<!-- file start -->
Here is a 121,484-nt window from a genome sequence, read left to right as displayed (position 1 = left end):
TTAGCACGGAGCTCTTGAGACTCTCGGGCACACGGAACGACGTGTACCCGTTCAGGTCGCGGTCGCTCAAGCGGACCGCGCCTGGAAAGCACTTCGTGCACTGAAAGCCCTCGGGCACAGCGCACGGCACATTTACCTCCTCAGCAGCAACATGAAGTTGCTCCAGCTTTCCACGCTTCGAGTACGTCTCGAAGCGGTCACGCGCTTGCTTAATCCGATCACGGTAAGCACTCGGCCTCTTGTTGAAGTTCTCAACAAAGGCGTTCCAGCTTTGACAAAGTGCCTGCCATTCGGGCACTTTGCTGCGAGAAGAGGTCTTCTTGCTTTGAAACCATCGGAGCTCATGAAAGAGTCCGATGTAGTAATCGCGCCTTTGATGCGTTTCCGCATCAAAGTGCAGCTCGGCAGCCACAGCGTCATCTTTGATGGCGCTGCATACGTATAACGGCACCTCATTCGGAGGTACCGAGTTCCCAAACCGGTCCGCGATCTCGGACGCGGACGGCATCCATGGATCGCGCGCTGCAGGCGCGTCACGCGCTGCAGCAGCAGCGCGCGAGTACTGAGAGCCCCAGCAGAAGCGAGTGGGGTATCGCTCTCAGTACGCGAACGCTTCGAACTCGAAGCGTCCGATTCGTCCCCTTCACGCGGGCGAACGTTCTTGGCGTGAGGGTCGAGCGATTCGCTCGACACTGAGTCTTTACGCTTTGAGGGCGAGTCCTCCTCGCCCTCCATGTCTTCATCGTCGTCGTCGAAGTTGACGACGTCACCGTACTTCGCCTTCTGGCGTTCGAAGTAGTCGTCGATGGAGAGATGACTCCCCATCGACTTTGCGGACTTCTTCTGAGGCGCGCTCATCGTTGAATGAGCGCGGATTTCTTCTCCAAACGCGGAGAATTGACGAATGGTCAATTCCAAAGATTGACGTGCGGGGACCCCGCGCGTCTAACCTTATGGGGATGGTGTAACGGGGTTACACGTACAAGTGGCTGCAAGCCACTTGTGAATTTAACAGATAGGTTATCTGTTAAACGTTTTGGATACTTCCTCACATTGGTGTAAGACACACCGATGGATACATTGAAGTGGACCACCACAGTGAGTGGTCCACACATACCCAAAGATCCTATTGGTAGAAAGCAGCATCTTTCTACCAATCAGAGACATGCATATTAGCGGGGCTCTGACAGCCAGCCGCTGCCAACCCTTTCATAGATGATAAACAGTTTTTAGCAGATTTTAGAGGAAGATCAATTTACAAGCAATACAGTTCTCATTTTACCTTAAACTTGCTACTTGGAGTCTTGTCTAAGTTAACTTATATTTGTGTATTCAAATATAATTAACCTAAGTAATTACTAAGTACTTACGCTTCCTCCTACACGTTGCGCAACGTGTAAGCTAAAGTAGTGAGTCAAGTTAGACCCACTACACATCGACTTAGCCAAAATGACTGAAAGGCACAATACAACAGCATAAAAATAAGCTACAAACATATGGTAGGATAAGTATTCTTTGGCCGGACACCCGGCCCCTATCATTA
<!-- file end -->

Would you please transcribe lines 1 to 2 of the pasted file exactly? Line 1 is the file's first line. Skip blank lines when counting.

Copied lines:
Here is a 121,484-nt window from a genome sequence, read left to right as displayed (position 1 = left end):
TTAGCACGGAGCTCTTGAGACTCTCGGGCACACGGAACGACGTGTACCCGTTCAGGTCGCGGTCGCTCAAGCGGACCGCGCCTGGAAAGCACTTCGTGCACTGAAAGCCCTCGGGCACAGCGCACGGCACATTTACCTCCTCAGCAGCAACATGAAGTTGCTCCAGCTTTCCACGCTTCGAGTACGTCTCGAAGCGGTCACGCGCTTGCTTAATCCGATCACGGTAAGCACTCGGCCTCTTGTTGAAGTTCTCAACAAAGGCGTTCCAGCTTTGACAAAGTGCCTGCCATTCGGGCACTTTGCTGCGAGAAGAGGTCTTCTTGCTTTGAAACCATCGGAGCTCATGAAAGAGTCCGATGTAGTAATCGCGCCTTTGATGCGTTTCCGCATCAAAGTGCAGCTCGGCAGCCACAGCGTCATCTTTGATGGCGCTGCATACGTATAACGGCACCTCATTCGGAGGTACCGAGTTCCCAAACCGGTCCGCGATCTCGGACGCGGACGGCATCCATGGATCGCGCGCTGCAGGCGCGTCACGCGCTGCAGCAGCAGCGCGCGAGTACTGAGAGCCCCAGCAGAAGCGAGTGGGGTATCGCTCTCAGTACGCGAACGCTTCGAACTCGAAGCGTCCGATTCGTCCCCTTCACGCGGGCGAACGTTCTTGGCGTGAGGGTCGAGCGATTCGCTCGACACTGAGTCTTTACGCTTTGAGGGCGAGTCCTCCTCGCCCTCCATGTCTTCATCGTCGTCGTCGAAGTTGACGACGTCACCGTACTTCGCCTTCTGGCGTTCGAAGTAGTCGTCGATGGAGAGATGACTCCCCATCGACTTTGCGGACTTCTTCTGAGGCGCGCTCATCGTTGAATGAGCGCGGATTTCTTCTCCAAACGCGGAGAATTGACGAATGGTCAATTCCAAAGATTGACGTGCGGGGACCCCGCGCGTCTAACCTTATGGGGATGGTGTAACGGGGTTACACGTACAAGTGGCTGCAAGCCACTTGTGAATTTAACAGATAGGTTATCTGTTAAACGTTTTGGATACTTCCTCACATTGGTGTAAGACACACCGATGGATACATTGAAGTGGACCACCACAGTGAGTGGTCCACACATACCCAAAGATCCTATTGGTAGAAAGCAGCATCTTTCTACCAATCAGAGACATGCATATTAGCGGGGCTCTGACAGCCAGCCGCTGCCAACCCTTTCATAGATGATAAACAGTTTTTAGCAGATTTTAGAGGAAGATCAATTTACAAGCAATACAGTTCTCATTTTACCTTAAACTTGCTACTTGGAGTCTTGTCTAAGTTAACTTATATTTGTGTATTCAAATATAATTAACCTAAGTAATTACTAAGTACTTACGCTTCCTCCTACACGTTGCGCAACGTGTAAGCTAAAGTAGTGAGTCAAGTTAGACCCACTACACATCGACTTAGCCAAAATGACTGAAAGGCACAATACAACAGCATAAAAATAAGCTACAAACATATGGTAGGATAAGTATTCTTTGGCCGGACACCCGGCCCCTATCATTA